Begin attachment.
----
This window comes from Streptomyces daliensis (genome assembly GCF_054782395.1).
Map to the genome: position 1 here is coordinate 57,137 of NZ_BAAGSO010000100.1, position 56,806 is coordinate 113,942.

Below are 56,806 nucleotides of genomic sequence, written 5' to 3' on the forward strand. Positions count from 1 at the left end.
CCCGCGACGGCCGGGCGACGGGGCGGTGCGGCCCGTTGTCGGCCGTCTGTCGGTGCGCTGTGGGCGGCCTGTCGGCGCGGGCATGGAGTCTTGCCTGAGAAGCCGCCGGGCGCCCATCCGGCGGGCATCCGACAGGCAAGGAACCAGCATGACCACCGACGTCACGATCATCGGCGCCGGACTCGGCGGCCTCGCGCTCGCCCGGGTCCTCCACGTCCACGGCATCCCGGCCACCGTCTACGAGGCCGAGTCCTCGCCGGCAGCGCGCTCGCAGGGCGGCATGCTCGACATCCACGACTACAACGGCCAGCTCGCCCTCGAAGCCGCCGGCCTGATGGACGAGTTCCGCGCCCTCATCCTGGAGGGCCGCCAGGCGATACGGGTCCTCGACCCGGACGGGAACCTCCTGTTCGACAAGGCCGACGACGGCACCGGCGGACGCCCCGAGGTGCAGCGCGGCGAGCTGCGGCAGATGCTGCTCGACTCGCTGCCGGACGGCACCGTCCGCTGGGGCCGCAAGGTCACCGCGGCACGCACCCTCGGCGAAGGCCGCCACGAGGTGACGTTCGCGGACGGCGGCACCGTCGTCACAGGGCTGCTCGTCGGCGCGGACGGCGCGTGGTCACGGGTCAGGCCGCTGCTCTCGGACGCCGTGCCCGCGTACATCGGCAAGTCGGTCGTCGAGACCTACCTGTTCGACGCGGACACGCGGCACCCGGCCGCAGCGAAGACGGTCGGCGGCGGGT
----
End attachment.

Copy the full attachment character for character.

This window comes from Streptomyces daliensis (genome assembly GCF_054782395.1).
Map to the genome: position 1 here is coordinate 57,137 of NZ_BAAGSO010000100.1, position 56,806 is coordinate 113,942.

Below are 56,806 nucleotides of genomic sequence, written 5' to 3' on the forward strand. Positions count from 1 at the left end.
CCCGCGACGGCCGGGCGACGGGGCGGTGCGGCCCGTTGTCGGCCGTCTGTCGGTGCGCTGTGGGCGGCCTGTCGGCGCGGGCATGGAGTCTTGCCTGAGAAGCCGCCGGGCGCCCATCCGGCGGGCATCCGACAGGCAAGGAACCAGCATGACCACCGACGTCACGATCATCGGCGCCGGACTCGGCGGCCTCGCGCTCGCCCGGGTCCTCCACGTCCACGGCATCCCGGCCACCGTCTACGAGGCCGAGTCCTCGCCGGCAGCGCGCTCGCAGGGCGGCATGCTCGACATCCACGACTACAACGGCCAGCTCGCCCTCGAAGCCGCCGGCCTGATGGACGAGTTCCGCGCCCTCATCCTGGAGGGCCGCCAGGCGATACGGGTCCTCGACCCGGACGGGAACCTCCTGTTCGACAAGGCCGACGACGGCACCGGCGGACGCCCCGAGGTGCAGCGCGGCGAGCTGCGGCAGATGCTGCTCGACTCGCTGCCGGACGGCACCGTCCGCTGGGGCCGCAAGGTCACCGCGGCACGCACCCTCGGCGAAGGCCGCCACGAGGTGACGTTCGCGGACGGCGGCACCGTCGTCACAGGGCTGCTCGTCGGCGCGGACGGCGCGTGGTCACGGGTCAGGCCGCTGCTCTCGGACGCCGTGCCCGCGTACATCGGCAAGTCGGTCGTCGAGACCTACCTGTTCGACGCGGACACGCGGCACCCGGCCGCAGCGAAGACGGTCGGCGGCGGGT